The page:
Sunday, December 24, 2006

Nichane - the view from Beruit

Morocco and the Media - Mohamed Ashab, writing in the Lebanese daily Al-Hayat has a well-considered piece about the Nichane controversy.

Some conflicts take place behind closed doors, and involve politicians, army men, and economically influential people; while others reach the streets, giving rise to unrest, congestion and rancor. The most elegant of conflicts, however, take the press as its venue as the press, which operates in the shadowy and tabooed areas so long as there is not a law or norm that prohibits it. It's like a relation of mutual consent that does not spark any feud.

The reason for such talk is the escalating controversy over the Moroccan authorities' decision to ban a satirical weekly called Nichane.

While the move could be seen as an indication of a return to the drive to achieve political and social reconciliation against the backdrop of waning respect for the rules of the game, making it possible to talk about a tendency favoring the iron fist policy, facts driven from the history of Moroccan media suggest that the matter is no more than part of the bill of openness, which is never achieved for free.

One shouldn't be surprised when drastic actions, whether expected or not, are taken during the time of transformations. Throughout the exciting journey of openness in Morocco, the press has been in the foreground. This status, regardless of the different interpretations attached to it, would have never been achieved hadn't there been a dire need for the role the press plays in the process of political and intellectual change to develop. This role should lay the foundations for a new culture.

There remains a huge difference, however, between major or minor conflicts that stem from ideological and political convictions, and conflicts that only aim at suspense, and try to destroy rock-solid and widely accepted values. The noble role of the press entails a higher degree of balance in order to help the ship of moral values make its way without jeopardizing the lives of its passengers.

The controversy over such issue may be for pure Moroccan reasons, taking into consideration its scope and consequences on the reality of a nascent media.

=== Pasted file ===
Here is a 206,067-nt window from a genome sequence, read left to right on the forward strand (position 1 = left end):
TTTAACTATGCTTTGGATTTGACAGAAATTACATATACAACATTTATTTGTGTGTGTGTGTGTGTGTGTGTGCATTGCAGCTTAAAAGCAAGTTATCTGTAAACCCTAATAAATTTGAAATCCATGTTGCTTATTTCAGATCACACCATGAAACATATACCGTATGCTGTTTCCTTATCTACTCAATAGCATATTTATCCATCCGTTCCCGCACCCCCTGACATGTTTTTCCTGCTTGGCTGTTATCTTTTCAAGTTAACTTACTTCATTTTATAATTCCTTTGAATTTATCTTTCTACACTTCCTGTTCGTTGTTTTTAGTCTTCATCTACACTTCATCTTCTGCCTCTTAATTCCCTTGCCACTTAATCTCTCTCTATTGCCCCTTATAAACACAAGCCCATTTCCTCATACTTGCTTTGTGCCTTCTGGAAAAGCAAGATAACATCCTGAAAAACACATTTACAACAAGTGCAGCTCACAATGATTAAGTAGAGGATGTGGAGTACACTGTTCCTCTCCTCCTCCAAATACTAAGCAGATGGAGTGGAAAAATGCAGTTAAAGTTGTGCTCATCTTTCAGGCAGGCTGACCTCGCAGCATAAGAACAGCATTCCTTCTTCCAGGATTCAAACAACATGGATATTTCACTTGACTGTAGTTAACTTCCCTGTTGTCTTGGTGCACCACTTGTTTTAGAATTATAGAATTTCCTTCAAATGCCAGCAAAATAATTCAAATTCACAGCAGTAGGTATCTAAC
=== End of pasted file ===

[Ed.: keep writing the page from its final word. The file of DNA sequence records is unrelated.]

The relation of this controversy, however, with the political experience of a country that seeks to establish post-transitional harmonies under conditions embraced by the most hard-line of opposition factions, and which further, succeeded in including the Islamic movements, who have emerged to command a qualitative and a quantitative impact on the political scene, strongly suggests that such controversy has become a part of this political experience.

Perhaps the more significant aspect of the issue is related to more serious implications on the image of Islam as it really is, and as it is seen by the Other, since the Moroccan authorities' reaction cannot be separated from the controversy over the offensive cartoons that depicted the Prophet of Islam and the statements by Pope Benedict XVI that prompted Morocco to recall its ambassador from the Vatican.

The Rabat government, which has always been steadfast in its resistance to attempts to demean Islam, was not expected to adopt a different stance. The attempts to demean Islam were basically based on a deceptive ideology that tries to confirm the selective nature of describing the putative terrorist enemy.

However, the banning of a newspaper could have serious impacts on the country's records regarding human rights, and freedom of expression. This raises serious problematic issues about the freedom of the press: where it starts and where it ends?

This is perhaps the essential reason for the exclusive authority delegated to the judiciary to decide on enacting measures for the protection of the societies' unwritten laws and customs. This means that the sanctity of free media from tutelage, domestication, and subjection, does not make it above the law. Also, in case of any violation, media cannot be reined in except through the power of law.

However, the banned weekly magazine's decision to apologize seems to imply admittance of wrongdoing, which is a precedent worthy of praise as the magazine accepted criticism.

While the press might be interested in portraying the reality as it is, a line must be drawn between reporting on reality and what is being circulated as jokes and oddities what has been preserved as tradition, and what is suitable for publication.

A deliberate intent to demean religious conventions and sentiments is unlikely to be the case here, since those involved were not championing a certain cause towards the promotion or the suppression of which they were forced to resort to linking Islam with terrorism or any other forms of backwardness or aggression.

Certain upstarts in the fields of journalism and creativity seem to be affected by the interest exhibited towards their eccentricities and destructive tendencies, in the same manner as adventurers seek glory even at the expense of morals and religious convictions.

The exciting aspects of the others' experiences might also be alluring, especially when related to attitudes towards religion or sex, and where the desire for profit and commercialism becomes dominant.

The task of journalism in particular, however, is to immunize societies, and consolidate the manifestations of this immunity against the temptations to surrender to sensationalism and instincts.

Provided it leads to no further implications by the virtue of abandoning its politicization by any of the parties, or by eyeing it as merely a minor traffic accident; the issue that has surfaced in Morocco may be no more than a tempest in a teapot.

The need has risen, however, to scrutinize the laws of driving, the engines of our vehicles and its mechanisms that are experiencing technical difficulties, nothing more, nothing less.


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